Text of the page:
Research on Media + Civic Discourse

"Young people in the United States have always been politically active and have long been early adopters of new technologies."

In this websection, MIT's School of Humanities, Arts, and Social Sciences draws on the expertise of our faculty and colleagues across the Institute to provide research-based insights and resources for strengthening democracy at home and around the world.

Democracy Homepage

                                         Gallery of Publications

(from left) Gavin Off, Adam Wagner, Ruth McElheny, Victor McElheny, Cathy Clabby, and Deborah Blum are all smiles during the Knight Science Journalism Program Victor K. McElheny Awards

Shining a spotlight on local science journalism

The Knight Science Journalism program’s Victor K. McElheny Award honors outstanding local and regional journalists’ reporting on science, public health, tech, and the environment.

portrait of Deb Roy, Media Lab


Better democracy through technology

Can machines make us better citizens and conversationalists? Deb Roy thinks so.

detail,We the People


A Sampler of MIT Research on U.S. Democracy

A distilled selection of key research, news, and media commentaries from the past year on the state of U.S. democracy, from scholars in MIT's humanities and social science fields. What can leaders and We, the People do to sustain our democracy? Prepared for 6 January 2022. 

people interacting an with immersive media installation


Transformative truth-telling at the MIT Open Documentary Lab

The lab's artists and technology scholars are exploring representation and reality — and designing the future of storytelling.

detail, electoral map of counties in the U.S.


3 Questions: Adam Berinsky on the responsibilities of political leadership and how to assess election polls

"It's the job of our leaders to stand up and challenge unsubstantiated rumors and outright falsehoods. Politicians have tremendous power to lead and to shape information, and voters need to remember this when they head to the polls — in this and every election."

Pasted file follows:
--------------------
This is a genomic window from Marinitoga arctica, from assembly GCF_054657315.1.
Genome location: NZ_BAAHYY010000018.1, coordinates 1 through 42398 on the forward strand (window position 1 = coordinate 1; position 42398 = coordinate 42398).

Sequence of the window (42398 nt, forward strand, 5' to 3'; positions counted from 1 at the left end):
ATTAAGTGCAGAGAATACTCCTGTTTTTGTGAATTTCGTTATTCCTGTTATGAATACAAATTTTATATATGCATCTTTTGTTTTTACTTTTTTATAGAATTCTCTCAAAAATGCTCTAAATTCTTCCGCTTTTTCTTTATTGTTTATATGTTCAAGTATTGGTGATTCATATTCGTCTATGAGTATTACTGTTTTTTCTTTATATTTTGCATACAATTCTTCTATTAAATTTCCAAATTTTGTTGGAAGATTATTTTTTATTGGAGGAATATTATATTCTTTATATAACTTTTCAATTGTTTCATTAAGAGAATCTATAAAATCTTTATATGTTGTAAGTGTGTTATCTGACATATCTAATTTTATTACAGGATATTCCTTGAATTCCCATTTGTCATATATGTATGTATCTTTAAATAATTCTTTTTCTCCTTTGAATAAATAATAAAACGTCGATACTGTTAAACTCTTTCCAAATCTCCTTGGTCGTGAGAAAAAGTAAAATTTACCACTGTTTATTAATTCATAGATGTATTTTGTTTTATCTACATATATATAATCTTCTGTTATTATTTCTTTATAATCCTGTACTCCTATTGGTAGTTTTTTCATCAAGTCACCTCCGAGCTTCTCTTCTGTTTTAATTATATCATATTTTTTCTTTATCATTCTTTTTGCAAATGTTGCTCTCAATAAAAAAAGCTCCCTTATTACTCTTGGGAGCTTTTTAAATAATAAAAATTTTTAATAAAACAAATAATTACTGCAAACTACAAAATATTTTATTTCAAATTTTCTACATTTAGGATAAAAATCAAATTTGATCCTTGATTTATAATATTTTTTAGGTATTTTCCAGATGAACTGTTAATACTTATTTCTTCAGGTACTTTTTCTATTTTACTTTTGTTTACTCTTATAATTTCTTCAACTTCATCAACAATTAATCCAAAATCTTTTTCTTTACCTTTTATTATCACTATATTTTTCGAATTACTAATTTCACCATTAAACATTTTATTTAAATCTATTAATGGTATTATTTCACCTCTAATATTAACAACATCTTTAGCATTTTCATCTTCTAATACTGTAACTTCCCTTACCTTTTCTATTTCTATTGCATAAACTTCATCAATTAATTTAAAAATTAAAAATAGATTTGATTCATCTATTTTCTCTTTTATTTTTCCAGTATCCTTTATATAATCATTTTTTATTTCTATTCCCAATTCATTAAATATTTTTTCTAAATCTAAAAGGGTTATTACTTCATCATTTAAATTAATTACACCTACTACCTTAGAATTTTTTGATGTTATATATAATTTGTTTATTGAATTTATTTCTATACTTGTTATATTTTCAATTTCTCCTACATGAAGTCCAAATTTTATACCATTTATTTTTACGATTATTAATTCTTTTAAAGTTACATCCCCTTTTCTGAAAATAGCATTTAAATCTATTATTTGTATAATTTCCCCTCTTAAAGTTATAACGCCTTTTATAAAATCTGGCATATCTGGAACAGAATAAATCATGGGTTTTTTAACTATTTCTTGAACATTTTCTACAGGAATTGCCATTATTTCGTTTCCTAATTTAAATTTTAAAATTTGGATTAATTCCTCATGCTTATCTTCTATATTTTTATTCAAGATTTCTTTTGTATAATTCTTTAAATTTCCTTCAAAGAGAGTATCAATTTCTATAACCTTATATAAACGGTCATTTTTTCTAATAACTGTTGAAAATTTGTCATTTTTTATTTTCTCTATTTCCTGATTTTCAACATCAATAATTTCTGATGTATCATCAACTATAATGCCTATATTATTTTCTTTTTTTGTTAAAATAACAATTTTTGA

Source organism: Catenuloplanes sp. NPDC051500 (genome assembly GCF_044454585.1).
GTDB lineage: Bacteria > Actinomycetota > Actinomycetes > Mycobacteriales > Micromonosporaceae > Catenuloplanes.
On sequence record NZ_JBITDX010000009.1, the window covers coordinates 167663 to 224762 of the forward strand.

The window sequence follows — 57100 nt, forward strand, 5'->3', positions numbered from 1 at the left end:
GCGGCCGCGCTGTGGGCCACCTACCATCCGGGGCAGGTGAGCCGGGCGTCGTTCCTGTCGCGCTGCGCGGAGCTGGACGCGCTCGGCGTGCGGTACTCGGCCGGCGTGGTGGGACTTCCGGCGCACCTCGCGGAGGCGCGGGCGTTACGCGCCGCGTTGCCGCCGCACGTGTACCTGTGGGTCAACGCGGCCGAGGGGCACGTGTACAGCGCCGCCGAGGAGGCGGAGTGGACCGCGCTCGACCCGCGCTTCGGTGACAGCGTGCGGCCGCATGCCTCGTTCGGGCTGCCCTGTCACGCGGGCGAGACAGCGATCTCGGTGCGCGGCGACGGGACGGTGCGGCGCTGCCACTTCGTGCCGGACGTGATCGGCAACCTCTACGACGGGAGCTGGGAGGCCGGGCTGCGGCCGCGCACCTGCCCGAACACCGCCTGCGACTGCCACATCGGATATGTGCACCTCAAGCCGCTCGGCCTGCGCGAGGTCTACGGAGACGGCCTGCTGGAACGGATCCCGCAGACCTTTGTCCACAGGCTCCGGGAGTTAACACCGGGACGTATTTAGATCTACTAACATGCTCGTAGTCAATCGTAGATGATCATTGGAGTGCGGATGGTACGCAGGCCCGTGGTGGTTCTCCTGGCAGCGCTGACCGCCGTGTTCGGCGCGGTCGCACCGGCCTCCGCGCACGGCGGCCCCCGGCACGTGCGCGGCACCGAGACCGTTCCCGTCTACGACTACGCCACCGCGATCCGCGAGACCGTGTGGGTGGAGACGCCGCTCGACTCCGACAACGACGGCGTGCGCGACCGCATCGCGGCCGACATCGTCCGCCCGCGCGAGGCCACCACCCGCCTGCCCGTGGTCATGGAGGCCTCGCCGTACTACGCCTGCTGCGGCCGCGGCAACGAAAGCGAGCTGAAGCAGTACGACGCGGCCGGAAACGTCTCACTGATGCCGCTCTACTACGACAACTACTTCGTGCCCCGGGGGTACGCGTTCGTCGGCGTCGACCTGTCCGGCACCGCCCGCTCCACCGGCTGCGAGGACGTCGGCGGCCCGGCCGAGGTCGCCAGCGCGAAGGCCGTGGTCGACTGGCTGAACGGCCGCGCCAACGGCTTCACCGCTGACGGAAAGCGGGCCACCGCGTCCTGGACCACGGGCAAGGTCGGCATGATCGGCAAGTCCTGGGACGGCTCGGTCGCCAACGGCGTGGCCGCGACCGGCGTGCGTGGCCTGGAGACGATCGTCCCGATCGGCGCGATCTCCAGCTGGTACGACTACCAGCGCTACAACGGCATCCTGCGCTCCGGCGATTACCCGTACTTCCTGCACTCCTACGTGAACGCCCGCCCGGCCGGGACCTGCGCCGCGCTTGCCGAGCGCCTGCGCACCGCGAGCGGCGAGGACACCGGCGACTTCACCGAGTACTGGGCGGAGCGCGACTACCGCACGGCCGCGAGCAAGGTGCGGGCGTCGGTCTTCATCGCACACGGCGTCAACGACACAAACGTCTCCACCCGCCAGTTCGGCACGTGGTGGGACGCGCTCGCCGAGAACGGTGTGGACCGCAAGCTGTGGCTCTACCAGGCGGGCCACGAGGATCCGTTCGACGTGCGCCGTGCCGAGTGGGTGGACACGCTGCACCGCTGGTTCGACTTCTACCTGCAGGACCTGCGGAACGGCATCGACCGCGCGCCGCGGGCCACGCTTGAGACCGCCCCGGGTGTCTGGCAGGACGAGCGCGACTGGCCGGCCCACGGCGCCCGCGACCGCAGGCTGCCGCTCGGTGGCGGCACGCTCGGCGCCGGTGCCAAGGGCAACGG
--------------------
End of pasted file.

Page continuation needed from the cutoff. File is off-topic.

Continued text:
portrait of Parrish Bergquist '19


Parrish Bergquist '19 | Civic Opinion

"The political challenges of addressing climate change are at least as thorny as the technological challenges, though in different ways."


Does cable news shape your views?

MIT Political Science study finds partisan news coverage has a bigger impact on viewers without strong media preferences.


3 Questions: Media historian Heather Hendershot on U.S. political discourse

Media historian and expert on conservatism discusses the current state of political discourse and media in the U.S.

community group organizing for justice


Sasha Costanza-Chock | On Media Technology and Immigration Policy

"The new wave of intersectional social movements, largely led by social media–savvy younger women and femmes of color, is the key to a transformation of our polity that represents the dreams and aspirations of the new millennial majority." 


Justin Khoo | On Democracy and Civic Discourse

"Elections are helpful reminders (as if we needed any) that we do not all agree. We must somehow figure out how to get along despite our disagreements. In particular, we may wonder whether, and to what extent, we should tolerate views we disagree with. Is discursive intolerance, in some cases, required to promote a well-functioning marketplace of ideas?"

red and blue boxing gloves


Devin Caughey | On Contemporary Partisan Politics

"There are no easy solutions to polarization, but one possible way to ameliorate it is to make political parties stronger. One of the ironies of contemporary American politics is that partisanship is strong, but parties are, in important respects, weak."


Jennifer Light | On Social Media and Youth Political Engagement

"Although discussions about youth and new media tend to assume that it is something about the technology itself that is responsible for political and social changes, in fact, the political possibilities associated with contemporary media are highly contingent upon societal power structures."

MIT Philosopher Justin Khoo


Applying philosophy for a better democracy

In a new philosophy class, MIT students explore how language affects censorship, dissent, lies, and propaganda.

Election Insights 2016: Edward Schiappa on the Campaign Discourse

"The U.S. has a history of unseemly bursts of crude and deceitful campaign rhetoric, beginning with outrageous slander slung between John Adams and Thomas Jefferson in 1800. Nonetheless, the sense that this year’s election rhetoric is different than usual is well founded."

Election Insights 2016: Heather Hendershot on Political Rhetoric and Outsider Candidates

"As a historian of American political media, it is always my instinct to ask how we can use the past to understand the present, and, from this perspective it is useful to back up and consider how the rhetorical strategies of outsider candidates in earlier elections may help to put the Trump-Clinton election into context."